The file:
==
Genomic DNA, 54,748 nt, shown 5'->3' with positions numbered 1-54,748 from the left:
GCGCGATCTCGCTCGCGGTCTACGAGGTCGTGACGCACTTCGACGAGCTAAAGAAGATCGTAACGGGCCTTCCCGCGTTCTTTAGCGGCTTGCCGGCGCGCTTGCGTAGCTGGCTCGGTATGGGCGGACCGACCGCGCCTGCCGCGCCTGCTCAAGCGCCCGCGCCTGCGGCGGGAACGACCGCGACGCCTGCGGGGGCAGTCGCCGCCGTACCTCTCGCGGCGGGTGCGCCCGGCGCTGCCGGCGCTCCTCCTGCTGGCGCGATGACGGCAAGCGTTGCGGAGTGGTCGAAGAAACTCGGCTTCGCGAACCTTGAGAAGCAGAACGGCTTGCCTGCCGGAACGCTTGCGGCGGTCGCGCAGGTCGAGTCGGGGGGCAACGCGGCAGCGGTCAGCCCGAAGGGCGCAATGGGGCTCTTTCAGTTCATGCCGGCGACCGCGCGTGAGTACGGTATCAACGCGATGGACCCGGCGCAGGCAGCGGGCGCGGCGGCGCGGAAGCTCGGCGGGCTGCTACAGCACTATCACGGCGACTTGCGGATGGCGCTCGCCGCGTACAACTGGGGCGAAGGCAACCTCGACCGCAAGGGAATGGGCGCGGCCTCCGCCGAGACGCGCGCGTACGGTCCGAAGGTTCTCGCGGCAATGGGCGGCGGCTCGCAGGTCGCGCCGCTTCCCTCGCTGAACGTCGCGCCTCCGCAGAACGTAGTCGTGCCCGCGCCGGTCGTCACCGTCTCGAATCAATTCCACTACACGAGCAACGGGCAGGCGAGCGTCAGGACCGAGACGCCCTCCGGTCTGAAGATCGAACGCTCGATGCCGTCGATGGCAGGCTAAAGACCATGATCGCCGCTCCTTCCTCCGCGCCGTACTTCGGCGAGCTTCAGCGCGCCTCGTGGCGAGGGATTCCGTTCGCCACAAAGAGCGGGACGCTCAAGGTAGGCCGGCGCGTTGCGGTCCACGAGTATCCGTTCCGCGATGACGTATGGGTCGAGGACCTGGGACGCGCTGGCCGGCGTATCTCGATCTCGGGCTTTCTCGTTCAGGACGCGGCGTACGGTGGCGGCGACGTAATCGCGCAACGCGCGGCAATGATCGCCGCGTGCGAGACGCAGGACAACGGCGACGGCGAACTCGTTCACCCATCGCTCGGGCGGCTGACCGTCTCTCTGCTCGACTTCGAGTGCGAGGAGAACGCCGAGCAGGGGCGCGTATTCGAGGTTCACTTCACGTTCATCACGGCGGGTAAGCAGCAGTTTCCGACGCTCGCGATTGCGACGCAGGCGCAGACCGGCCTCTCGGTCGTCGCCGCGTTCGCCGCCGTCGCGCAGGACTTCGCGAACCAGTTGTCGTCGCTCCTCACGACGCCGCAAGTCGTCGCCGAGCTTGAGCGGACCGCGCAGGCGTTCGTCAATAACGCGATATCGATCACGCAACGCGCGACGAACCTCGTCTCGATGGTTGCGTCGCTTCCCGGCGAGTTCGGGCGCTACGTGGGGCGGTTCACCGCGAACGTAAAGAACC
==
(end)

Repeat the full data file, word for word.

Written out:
Genomic DNA, 54,748 nt, shown 5'->3' with positions numbered 1-54,748 from the left:
GCGCGATCTCGCTCGCGGTCTACGAGGTCGTGACGCACTTCGACGAGCTAAAGAAGATCGTAACGGGCCTTCCCGCGTTCTTTAGCGGCTTGCCGGCGCGCTTGCGTAGCTGGCTCGGTATGGGCGGACCGACCGCGCCTGCCGCGCCTGCTCAAGCGCCCGCGCCTGCGGCGGGAACGACCGCGACGCCTGCGGGGGCAGTCGCCGCCGTACCTCTCGCGGCGGGTGCGCCCGGCGCTGCCGGCGCTCCTCCTGCTGGCGCGATGACGGCAAGCGTTGCGGAGTGGTCGAAGAAACTCGGCTTCGCGAACCTTGAGAAGCAGAACGGCTTGCCTGCCGGAACGCTTGCGGCGGTCGCGCAGGTCGAGTCGGGGGGCAACGCGGCAGCGGTCAGCCCGAAGGGCGCAATGGGGCTCTTTCAGTTCATGCCGGCGACCGCGCGTGAGTACGGTATCAACGCGATGGACCCGGCGCAGGCAGCGGGCGCGGCGGCGCGGAAGCTCGGCGGGCTGCTACAGCACTATCACGGCGACTTGCGGATGGCGCTCGCCGCGTACAACTGGGGCGAAGGCAACCTCGACCGCAAGGGAATGGGCGCGGCCTCCGCCGAGACGCGCGCGTACGGTCCGAAGGTTCTCGCGGCAATGGGCGGCGGCTCGCAGGTCGCGCCGCTTCCCTCGCTGAACGTCGCGCCTCCGCAGAACGTAGTCGTGCCCGCGCCGGTCGTCACCGTCTCGAATCAATTCCACTACACGAGCAACGGGCAGGCGAGCGTCAGGACCGAGACGCCCTCCGGTCTGAAGATCGAACGCTCGATGCCGTCGATGGCAGGCTAAAGACCATGATCGCCGCTCCTTCCTCCGCGCCGTACTTCGGCGAGCTTCAGCGCGCCTCGTGGCGAGGGATTCCGTTCGCCACAAAGAGCGGGACGCTCAAGGTAGGCCGGCGCGTTGCGGTCCACGAGTATCCGTTCCGCGATGACGTATGGGTCGAGGACCTGGGACGCGCTGGCCGGCGTATCTCGATCTCGGGCTTTCTCGTTCAGGACGCGGCGTACGGTGGCGGCGACGTAATCGCGCAACGCGCGGCAATGATCGCCGCGTGCGAGACGCAGGACAACGGCGACGGCGAACTCGTTCACCCATCGCTCGGGCGGCTGACCGTCTCTCTGCTCGACTTCGAGTGCGAGGAGAACGCCGAGCAGGGGCGCGTATTCGAGGTTCACTTCACGTTCATCACGGCGGGTAAGCAGCAGTTTCCGACGCTCGCGATTGCGACGCAGGCGCAGACCGGCCTCTCGGTCGTCGCCGCGTTCGCCGCCGTCGCGCAGGACTTCGCGAACCAGTTGTCGTCGCTCCTCACGACGCCGCAAGTCGTCGCCGAGCTTGAGCGGACCGCGCAGGCGTTCGTCAATAACGCGATATCGATCACGCAACGCGCGACGAACCTCGTCTCGATGGTTGCGTCGCTTCCCGGCGAGTTCGGGCGCTACGTGGGGCGGTTCACCGCGAACGTAAAGAACC